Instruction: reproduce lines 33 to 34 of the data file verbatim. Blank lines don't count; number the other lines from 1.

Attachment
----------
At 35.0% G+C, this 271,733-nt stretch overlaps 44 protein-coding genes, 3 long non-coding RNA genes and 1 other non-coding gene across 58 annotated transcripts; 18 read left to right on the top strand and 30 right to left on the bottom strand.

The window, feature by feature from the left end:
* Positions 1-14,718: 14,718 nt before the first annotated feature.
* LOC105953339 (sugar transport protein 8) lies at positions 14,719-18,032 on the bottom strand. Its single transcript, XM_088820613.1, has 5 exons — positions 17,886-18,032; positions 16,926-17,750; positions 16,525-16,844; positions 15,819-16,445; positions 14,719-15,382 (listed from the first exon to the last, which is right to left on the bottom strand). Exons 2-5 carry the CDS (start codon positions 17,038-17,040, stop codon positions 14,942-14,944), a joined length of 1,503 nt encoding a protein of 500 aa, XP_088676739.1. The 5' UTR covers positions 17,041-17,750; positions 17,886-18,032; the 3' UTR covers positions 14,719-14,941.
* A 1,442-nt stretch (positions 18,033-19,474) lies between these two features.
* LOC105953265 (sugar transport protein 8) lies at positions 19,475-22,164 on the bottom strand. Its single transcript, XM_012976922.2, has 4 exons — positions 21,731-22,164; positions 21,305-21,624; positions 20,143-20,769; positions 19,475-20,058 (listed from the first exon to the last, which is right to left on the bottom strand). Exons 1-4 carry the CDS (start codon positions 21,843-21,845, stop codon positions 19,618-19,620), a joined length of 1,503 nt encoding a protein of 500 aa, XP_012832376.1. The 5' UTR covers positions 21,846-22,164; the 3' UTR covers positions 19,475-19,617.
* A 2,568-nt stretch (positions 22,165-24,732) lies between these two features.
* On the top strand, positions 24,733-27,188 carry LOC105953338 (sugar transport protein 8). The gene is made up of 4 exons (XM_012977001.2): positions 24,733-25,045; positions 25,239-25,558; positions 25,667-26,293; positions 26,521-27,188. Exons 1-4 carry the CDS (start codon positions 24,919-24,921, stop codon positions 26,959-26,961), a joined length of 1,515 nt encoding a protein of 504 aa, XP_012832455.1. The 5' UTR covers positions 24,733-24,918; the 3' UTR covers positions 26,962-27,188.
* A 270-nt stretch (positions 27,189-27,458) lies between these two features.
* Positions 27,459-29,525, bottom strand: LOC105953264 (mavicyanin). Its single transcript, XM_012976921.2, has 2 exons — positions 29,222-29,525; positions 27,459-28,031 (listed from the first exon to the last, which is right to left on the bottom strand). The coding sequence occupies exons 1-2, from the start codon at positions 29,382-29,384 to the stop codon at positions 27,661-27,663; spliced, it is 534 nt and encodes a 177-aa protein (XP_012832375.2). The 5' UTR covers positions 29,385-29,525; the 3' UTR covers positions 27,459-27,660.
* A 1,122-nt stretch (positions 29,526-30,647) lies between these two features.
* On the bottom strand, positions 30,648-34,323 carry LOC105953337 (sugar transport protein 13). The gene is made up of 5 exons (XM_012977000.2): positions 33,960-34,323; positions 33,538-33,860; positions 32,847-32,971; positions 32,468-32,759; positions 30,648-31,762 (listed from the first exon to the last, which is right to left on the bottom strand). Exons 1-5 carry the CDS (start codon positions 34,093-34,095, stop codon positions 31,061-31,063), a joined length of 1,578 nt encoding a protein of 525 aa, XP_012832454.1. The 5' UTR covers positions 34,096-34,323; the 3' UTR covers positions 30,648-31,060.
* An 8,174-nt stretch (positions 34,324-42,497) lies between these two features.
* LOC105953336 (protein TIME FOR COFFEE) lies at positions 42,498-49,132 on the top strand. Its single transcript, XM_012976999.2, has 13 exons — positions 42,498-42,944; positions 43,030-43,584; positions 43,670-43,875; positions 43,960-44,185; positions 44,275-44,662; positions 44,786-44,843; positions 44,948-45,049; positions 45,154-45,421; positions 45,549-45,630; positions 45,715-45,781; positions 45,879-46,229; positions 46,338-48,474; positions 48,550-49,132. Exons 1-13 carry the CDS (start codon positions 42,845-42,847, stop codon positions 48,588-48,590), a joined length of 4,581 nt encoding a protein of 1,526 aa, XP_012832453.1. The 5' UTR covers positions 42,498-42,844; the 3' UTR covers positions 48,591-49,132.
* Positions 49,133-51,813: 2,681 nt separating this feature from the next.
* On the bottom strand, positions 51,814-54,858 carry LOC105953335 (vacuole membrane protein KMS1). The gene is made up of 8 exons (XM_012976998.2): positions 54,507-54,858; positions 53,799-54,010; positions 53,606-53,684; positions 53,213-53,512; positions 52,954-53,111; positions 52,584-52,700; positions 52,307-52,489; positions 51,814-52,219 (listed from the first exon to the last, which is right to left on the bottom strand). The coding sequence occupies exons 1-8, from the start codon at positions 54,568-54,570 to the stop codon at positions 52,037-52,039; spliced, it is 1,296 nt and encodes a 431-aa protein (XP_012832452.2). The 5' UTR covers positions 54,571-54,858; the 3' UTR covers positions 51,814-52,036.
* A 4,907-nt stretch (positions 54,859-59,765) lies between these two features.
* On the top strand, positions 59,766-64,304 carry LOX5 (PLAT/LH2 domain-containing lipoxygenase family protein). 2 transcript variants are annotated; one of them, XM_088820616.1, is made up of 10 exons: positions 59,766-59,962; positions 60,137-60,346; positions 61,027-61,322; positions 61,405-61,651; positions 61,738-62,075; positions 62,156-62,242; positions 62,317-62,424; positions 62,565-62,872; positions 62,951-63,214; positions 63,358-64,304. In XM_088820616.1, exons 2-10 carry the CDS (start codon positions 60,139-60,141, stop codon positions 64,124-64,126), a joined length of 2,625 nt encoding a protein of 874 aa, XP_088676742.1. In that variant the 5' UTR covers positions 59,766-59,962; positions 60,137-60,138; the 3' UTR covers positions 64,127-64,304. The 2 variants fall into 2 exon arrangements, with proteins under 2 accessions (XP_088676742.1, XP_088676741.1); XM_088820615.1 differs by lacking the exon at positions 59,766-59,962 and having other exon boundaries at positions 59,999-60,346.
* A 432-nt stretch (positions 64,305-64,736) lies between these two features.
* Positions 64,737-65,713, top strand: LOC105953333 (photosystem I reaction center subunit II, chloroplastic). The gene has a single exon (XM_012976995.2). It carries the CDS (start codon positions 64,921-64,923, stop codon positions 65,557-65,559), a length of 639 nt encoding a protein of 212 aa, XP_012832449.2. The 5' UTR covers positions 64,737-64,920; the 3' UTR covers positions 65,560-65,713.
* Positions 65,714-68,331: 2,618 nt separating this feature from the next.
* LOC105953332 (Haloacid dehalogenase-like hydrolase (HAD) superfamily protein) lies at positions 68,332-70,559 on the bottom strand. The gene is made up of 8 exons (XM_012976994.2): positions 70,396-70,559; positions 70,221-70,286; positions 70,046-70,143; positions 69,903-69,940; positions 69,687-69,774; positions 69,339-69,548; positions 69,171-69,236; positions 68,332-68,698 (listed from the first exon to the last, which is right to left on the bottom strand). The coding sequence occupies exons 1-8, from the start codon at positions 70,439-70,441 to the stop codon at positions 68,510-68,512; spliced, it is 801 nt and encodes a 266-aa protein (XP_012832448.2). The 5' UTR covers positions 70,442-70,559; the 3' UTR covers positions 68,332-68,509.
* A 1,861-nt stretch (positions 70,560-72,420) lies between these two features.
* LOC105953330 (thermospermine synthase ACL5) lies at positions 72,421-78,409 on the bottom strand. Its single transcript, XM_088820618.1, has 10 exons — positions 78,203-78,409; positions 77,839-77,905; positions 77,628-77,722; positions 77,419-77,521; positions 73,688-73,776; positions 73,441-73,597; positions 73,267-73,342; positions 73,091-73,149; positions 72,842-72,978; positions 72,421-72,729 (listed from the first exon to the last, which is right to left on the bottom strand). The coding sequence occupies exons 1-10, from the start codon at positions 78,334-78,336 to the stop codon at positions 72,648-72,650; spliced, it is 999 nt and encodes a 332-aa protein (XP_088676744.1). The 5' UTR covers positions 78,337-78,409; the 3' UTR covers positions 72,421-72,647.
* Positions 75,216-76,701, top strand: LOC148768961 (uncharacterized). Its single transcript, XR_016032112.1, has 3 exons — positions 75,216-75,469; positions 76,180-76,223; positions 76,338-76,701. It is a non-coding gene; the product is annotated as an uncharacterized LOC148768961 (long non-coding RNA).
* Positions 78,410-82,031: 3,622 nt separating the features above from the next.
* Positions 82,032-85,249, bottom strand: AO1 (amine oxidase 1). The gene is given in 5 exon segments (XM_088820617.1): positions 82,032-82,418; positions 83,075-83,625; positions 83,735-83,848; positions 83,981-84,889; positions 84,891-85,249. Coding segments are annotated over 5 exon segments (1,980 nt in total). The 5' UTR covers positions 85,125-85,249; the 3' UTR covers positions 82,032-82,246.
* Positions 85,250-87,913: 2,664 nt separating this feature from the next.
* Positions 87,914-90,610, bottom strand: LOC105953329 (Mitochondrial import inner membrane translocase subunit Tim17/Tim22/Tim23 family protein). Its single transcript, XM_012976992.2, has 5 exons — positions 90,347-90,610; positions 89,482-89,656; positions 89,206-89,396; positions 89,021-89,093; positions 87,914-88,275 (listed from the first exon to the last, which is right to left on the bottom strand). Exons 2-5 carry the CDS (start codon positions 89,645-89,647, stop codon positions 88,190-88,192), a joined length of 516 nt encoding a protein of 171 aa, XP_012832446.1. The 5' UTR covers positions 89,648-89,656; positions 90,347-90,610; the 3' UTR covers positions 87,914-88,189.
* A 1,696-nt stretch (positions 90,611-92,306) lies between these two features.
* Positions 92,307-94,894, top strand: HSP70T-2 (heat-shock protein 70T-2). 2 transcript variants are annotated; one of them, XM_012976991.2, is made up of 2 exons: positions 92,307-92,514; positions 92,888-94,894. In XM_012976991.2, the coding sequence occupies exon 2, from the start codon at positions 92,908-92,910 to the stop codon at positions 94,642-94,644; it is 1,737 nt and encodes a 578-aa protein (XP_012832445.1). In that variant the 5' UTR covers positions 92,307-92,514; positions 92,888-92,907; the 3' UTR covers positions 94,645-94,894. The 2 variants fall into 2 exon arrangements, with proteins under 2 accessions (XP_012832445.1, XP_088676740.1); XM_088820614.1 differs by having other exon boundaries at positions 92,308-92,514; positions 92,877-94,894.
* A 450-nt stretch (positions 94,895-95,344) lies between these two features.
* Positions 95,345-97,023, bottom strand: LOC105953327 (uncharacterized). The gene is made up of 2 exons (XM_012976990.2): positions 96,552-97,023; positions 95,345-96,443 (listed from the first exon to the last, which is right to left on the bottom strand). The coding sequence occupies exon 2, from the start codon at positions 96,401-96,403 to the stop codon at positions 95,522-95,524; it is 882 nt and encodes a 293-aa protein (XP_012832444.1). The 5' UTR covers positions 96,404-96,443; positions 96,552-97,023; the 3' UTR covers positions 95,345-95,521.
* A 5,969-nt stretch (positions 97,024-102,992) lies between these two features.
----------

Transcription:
* Positions 95,345-97,023, bottom strand: LOC105953327 (uncharacterized). The gene is made up of 2 exons (XM_012976990.2): positions 96,552-97,023; positions 95,345-96,443 (listed from the first exon to the last, which is right to left on the bottom strand). The coding sequence occupies exon 2, from the start codon at positions 96,401-96,403 to the stop codon at positions 95,522-95,524; it is 882 nt and encodes a 293-aa protein (XP_012832444.1). The 5' UTR covers positions 96,404-96,443; positions 96,552-97,023; the 3' UTR covers positions 95,345-95,521.
* A 5,969-nt stretch (positions 97,024-102,992) lies between these two features.